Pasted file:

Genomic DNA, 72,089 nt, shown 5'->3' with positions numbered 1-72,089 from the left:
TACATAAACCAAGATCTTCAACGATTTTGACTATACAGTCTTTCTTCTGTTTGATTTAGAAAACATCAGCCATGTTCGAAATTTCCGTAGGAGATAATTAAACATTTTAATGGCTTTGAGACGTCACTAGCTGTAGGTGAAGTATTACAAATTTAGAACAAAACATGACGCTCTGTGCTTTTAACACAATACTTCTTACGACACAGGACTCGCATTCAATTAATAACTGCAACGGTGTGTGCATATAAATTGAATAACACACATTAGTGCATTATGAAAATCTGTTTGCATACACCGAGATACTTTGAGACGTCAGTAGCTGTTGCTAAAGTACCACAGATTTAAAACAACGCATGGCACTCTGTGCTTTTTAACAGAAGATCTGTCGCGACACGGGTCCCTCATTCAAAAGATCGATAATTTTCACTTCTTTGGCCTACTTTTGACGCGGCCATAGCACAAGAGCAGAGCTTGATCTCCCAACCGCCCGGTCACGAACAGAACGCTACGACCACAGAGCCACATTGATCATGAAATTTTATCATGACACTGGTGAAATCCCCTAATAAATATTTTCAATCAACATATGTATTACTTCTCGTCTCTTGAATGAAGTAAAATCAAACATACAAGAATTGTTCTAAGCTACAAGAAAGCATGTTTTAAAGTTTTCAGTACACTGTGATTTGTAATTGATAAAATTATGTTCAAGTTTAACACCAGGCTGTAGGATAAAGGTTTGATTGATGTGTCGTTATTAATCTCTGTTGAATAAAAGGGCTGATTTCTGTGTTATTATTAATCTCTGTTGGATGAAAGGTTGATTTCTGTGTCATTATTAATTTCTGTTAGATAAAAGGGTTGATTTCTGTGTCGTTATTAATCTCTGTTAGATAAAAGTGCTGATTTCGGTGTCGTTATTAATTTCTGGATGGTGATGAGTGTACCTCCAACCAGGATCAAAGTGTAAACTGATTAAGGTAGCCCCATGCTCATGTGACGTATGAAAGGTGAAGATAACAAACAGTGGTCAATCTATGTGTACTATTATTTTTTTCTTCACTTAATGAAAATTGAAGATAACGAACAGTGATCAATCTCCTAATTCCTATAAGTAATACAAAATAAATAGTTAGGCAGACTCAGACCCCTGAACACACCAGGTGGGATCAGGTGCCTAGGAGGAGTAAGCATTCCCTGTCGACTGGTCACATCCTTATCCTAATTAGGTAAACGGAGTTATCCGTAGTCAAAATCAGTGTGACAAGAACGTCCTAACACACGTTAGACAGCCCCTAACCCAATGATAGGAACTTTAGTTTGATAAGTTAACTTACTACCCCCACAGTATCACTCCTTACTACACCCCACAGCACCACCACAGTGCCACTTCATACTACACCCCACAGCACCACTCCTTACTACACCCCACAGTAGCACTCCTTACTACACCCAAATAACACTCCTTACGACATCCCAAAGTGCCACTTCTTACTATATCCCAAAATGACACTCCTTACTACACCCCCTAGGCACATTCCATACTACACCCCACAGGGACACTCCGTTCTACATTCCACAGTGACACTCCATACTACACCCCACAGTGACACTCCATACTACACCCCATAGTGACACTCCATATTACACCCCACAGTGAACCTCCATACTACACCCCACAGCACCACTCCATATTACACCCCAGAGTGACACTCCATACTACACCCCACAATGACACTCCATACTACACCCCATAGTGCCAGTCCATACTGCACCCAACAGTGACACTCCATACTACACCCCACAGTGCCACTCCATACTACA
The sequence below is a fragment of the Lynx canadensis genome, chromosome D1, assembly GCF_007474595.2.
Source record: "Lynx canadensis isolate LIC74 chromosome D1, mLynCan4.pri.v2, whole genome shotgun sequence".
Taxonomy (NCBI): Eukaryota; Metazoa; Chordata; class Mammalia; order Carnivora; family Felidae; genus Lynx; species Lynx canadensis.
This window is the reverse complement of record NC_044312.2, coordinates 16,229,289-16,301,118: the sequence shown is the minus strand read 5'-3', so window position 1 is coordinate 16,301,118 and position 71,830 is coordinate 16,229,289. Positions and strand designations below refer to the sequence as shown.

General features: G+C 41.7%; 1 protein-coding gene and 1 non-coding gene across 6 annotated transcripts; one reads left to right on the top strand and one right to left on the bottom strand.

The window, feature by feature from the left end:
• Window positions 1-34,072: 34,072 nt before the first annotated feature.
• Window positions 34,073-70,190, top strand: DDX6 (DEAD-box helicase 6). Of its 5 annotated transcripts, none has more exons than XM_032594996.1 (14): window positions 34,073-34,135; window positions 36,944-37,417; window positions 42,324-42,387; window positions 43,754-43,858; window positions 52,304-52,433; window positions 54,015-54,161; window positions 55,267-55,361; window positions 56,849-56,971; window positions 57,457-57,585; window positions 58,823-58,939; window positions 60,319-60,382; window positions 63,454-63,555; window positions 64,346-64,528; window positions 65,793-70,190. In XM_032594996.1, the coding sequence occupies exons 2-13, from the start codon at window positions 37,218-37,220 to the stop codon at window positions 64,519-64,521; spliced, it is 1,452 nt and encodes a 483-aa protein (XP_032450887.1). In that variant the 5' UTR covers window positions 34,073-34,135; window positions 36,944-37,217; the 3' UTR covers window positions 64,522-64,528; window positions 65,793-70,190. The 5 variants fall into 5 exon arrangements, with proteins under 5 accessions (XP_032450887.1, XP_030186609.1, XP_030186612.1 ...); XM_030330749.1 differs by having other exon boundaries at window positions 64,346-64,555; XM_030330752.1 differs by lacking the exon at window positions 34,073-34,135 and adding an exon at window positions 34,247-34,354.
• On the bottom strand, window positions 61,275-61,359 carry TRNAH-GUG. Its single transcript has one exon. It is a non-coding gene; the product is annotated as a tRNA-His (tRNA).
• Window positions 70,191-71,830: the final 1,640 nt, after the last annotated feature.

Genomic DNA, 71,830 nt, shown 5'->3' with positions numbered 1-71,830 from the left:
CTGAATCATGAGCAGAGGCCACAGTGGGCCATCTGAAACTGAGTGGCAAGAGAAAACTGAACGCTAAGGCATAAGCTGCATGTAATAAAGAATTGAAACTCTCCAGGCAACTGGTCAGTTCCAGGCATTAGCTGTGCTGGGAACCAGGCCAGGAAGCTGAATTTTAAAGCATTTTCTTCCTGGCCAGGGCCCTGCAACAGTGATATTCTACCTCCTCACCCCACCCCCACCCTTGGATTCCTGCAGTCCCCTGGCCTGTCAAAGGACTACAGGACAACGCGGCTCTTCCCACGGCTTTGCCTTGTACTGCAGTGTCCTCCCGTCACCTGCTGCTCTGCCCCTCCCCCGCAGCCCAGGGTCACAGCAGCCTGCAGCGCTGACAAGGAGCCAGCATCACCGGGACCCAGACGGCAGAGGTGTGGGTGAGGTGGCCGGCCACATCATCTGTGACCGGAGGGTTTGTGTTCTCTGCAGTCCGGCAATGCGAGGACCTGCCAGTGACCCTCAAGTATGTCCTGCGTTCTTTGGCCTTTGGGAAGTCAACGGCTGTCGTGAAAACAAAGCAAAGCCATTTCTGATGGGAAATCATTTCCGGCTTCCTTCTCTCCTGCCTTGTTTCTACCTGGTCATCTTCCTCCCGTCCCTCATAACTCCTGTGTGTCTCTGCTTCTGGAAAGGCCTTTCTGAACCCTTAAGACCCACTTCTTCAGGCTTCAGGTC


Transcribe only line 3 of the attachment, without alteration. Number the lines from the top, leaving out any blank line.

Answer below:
The sequence below is a fragment of the Lynx canadensis genome, chromosome D1, assembly GCF_007474595.2.